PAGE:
Wed Sep 13 23:46:00 GMT 2006
> Eric Blake wrote:
>> mwoehlke <mwoehlke <at> tibco.com> writes:
>> ... If the scan in binary mode
>> succeeds, then leave the file in binary mode, assuming that the file
>> is unix format even though it is on a text mount, and that lseeks will
>> work. If the file starts life binary mode (ie. was on a binary
>> mount), skip the check for \r in the scan (under the assumption that
>> on a binary mount, \r is intentional and not a line ending to be
>> collapsed), and use lseeks. No guarantees on whether this will pan
>> out, or be bigger than I thought, but hopefully you will see a bash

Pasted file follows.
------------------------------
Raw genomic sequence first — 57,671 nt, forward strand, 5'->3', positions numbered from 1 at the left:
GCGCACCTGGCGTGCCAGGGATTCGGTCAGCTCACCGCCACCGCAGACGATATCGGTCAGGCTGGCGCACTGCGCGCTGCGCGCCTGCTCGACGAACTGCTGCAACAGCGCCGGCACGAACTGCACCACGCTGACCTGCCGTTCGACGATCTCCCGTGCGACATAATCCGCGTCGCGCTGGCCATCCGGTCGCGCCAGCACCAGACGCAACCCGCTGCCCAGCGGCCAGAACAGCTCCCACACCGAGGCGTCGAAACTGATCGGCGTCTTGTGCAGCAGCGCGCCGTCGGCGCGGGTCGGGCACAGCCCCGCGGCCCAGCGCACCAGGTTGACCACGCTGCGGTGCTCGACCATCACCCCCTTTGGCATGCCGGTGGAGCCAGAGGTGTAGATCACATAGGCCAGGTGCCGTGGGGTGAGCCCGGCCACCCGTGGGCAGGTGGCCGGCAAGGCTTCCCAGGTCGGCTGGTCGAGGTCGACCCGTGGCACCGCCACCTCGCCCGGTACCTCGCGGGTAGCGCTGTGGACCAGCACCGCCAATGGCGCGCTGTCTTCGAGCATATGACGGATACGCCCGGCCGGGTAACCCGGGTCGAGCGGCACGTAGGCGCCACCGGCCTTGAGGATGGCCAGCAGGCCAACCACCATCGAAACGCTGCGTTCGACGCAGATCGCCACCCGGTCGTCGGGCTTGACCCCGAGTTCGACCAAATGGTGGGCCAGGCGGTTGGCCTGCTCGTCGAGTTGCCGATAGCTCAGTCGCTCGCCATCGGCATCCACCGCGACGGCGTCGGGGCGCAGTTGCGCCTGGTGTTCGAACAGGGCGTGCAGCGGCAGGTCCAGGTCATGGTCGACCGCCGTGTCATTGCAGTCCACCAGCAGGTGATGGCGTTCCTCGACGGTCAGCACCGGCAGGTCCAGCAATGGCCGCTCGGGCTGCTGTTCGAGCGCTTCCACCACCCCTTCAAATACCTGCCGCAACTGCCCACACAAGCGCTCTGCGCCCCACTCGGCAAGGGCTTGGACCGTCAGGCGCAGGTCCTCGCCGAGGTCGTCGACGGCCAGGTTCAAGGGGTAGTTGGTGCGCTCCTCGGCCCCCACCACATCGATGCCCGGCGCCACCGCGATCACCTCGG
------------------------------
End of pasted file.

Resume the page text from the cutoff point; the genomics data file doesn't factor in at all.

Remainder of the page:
>> 3.1-8 with these semantics soon.
> Sounds good! That will satisfy my request to not silently work on files
> that should be broken. :-)
I'm seeing the next "make doesn't work anymore with DOS ... feature" coming
up here, only that it is bash this time. Apparently a lot of people use
tools from cygwin to build Windows stuff in a *NIX build environment.
Not many people that just "use" the tools read this ml and therefore
test if their favorite application still builds. It is definitely in the
eye of the beholder if one calls shell scripts that worked so far as broken
just because they have /r/n line endings.
I'll try to build my favorite testcase OpenOffice.org to see if there are some
shell scripts with "broken" lineendings hidden in this 500MB sourcecode monster.
On a separate note, both gcc and Microsofts cl.exe don't care about
the lineendings, neither does tcsh, why should bash start to punish the
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